Journal of Plant Science(JPS)
Interactions of Plants with Bacteria and Fungi: Molecular and Epigenetic Plasticity of the HostSubmit Manuscript on this topic
In both natural and agricultural ecosystems, plants are constantly challenged by microbes that can have a beneficial, neutral or detrimental impact on plant growth, health and productivity with important ecological and economic consequences. These interactions could take place in the root system or in aboveground organs and may include epiphytic as well as endophytic associations. The outcome of a specific biotic interaction depends on the range of highly dynamic responses that the host plant set up on the onset of microbial colonization. Epigenetics and molecular modifications contribute to the plasticity of plant responses.
In this Research Topic, we encourage the submission of manuscripts focused on epigenetics and molecular infrastructures evolved by plants to manage the different phases (from recognition to late stages of colonization) of plant-bacteria and plant-fungi interactions. In particular, we aim to shed light on specific molecular and epigenetic mechanisms involved in these processes. We welcome studies on molecular reprogramming and metabolic adjustments of host plants upon bacteria and fungi interaction, using 'omics' tools and genome-wide metabolic models. Moreover, studies describing the role of epigenetic mechanisms, such as DNA methylation/demethylation, posttranscriptional histone modifications, and small RNAs that may contribute to control gene expression levels of host plant upon bacteria and fungi challenge are also well suited in this Topic.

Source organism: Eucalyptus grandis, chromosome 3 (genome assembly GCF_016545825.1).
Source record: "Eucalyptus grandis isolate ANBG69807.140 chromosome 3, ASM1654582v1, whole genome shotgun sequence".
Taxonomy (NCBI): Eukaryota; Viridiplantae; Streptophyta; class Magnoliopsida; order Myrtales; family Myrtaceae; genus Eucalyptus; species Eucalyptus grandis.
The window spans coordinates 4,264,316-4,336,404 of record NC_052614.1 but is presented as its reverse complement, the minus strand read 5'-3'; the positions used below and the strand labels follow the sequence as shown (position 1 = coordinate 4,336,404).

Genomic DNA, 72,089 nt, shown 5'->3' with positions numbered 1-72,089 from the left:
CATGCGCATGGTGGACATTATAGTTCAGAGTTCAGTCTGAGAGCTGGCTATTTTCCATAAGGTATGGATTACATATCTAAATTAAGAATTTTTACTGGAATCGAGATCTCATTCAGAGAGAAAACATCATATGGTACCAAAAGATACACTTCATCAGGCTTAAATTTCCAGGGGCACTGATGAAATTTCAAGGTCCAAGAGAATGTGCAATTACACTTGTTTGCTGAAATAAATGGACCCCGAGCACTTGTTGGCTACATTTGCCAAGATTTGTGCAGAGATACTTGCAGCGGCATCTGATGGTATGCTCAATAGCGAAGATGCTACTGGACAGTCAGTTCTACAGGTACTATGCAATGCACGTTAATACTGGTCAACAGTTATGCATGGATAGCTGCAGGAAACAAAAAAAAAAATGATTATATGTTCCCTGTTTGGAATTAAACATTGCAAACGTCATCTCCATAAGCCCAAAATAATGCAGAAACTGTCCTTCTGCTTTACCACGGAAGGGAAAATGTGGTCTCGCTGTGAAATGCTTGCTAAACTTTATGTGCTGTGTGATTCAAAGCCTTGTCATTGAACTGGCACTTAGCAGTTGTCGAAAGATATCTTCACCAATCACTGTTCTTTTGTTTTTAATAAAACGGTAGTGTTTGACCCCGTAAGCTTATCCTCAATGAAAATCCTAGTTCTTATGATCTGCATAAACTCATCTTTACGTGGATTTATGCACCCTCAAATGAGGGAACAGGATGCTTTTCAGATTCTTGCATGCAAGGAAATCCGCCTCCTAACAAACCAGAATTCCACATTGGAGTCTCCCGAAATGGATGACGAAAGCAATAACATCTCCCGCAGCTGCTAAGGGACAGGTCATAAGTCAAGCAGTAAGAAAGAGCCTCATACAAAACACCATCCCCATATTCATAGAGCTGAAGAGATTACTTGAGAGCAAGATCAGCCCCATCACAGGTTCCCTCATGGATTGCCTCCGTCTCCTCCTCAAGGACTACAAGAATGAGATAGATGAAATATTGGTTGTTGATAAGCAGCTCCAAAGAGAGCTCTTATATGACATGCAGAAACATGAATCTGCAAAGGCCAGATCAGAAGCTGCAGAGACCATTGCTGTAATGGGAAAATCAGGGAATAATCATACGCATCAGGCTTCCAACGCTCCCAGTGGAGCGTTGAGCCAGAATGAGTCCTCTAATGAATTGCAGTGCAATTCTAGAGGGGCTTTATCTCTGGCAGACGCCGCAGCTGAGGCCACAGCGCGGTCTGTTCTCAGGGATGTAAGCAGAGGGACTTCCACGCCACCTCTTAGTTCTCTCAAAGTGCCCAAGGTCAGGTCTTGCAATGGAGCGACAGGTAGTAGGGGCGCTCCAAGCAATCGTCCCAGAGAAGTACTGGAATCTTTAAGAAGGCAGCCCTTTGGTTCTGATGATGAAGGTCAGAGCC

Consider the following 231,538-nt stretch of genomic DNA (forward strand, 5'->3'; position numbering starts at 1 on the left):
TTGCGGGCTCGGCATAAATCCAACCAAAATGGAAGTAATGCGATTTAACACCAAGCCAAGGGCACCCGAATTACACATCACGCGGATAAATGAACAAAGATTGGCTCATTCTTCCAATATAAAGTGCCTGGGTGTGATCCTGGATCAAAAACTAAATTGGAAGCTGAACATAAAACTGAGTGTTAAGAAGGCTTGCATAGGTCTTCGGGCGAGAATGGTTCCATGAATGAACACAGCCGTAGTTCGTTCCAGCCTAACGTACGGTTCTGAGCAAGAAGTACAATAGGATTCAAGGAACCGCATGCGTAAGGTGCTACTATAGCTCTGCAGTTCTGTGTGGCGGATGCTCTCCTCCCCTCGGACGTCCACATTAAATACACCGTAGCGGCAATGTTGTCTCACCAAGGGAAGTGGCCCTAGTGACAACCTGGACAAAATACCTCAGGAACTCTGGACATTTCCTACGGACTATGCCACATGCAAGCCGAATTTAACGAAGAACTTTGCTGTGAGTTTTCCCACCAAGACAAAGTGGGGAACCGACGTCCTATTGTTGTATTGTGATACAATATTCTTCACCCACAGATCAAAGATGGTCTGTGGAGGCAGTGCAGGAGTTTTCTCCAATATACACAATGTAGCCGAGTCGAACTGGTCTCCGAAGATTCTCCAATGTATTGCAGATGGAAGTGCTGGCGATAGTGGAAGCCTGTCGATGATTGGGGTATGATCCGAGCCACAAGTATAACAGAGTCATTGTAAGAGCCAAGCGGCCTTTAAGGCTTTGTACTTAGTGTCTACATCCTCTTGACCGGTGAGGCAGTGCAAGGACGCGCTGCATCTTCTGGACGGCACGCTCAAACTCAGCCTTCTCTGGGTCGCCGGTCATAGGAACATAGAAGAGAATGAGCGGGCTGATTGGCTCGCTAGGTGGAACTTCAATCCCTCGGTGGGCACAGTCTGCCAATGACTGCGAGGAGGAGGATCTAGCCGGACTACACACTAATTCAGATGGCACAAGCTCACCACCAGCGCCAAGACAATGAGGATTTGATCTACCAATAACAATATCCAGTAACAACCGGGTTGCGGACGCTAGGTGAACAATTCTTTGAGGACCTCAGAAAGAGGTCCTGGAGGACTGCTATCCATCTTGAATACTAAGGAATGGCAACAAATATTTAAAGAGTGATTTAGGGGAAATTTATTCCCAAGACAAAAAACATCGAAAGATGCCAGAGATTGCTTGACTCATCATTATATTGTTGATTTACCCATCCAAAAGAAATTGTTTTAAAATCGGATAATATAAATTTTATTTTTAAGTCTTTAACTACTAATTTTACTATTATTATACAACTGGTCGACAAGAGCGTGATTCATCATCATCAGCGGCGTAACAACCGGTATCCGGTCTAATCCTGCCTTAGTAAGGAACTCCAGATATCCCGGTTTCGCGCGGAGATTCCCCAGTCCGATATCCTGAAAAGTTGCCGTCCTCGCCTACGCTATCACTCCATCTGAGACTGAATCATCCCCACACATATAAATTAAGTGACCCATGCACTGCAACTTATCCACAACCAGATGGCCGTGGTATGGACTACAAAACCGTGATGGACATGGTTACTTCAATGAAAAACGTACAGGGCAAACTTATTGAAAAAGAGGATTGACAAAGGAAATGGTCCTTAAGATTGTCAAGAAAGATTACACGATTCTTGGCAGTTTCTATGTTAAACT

This Research Topic welcomes the submission of all article types, with a preference for Original Research, Reviews and Opinions, focusing on the following issues:
(1) Large-scale transcriptomic, proteomic and metabolomic analyses of plant responses upon bacterial and fungal colonization or in conditions associated to these interactions (application or artificial accumulation of hormones, PAMPs, effectors). Studies using large-scale analyses are welcome if they address functional characterizations and mechanistic insights as original results. Descriptive collection of transcripts, proteins or metabolites, including comparative sets as a result of different conditions or treatments, will not be considered for review, unless they are expanded and provide insight into the biological system.
(2) Epigenetic studies coupled by phenotypic evaluation of plants challenged by bacteria and fungi or in conditions associated to these interactions.
(3) Investigations on plant responses considering not only single but also multiple interactions ranging from tripartite associations, such as plant-biocontrol agent-pathogen systems, to the use of complex (multiple) natural or synthetic microbial consortia.
The Topic covers all types of plant-bacterial and plant-fungal interactions from beneficial (arbuscular mycorrhizal fungi, rhizobia, plant growth promoting bacteria) to pathogenic associations. Furthermore, it aims to expand our knowledge on the mechanisms that shape plant responses to biotic stresses and clarify the epigenetic and molecular determinants allowing the recognition and discrimination of plant-interacting bacteria and fungi with different life styles.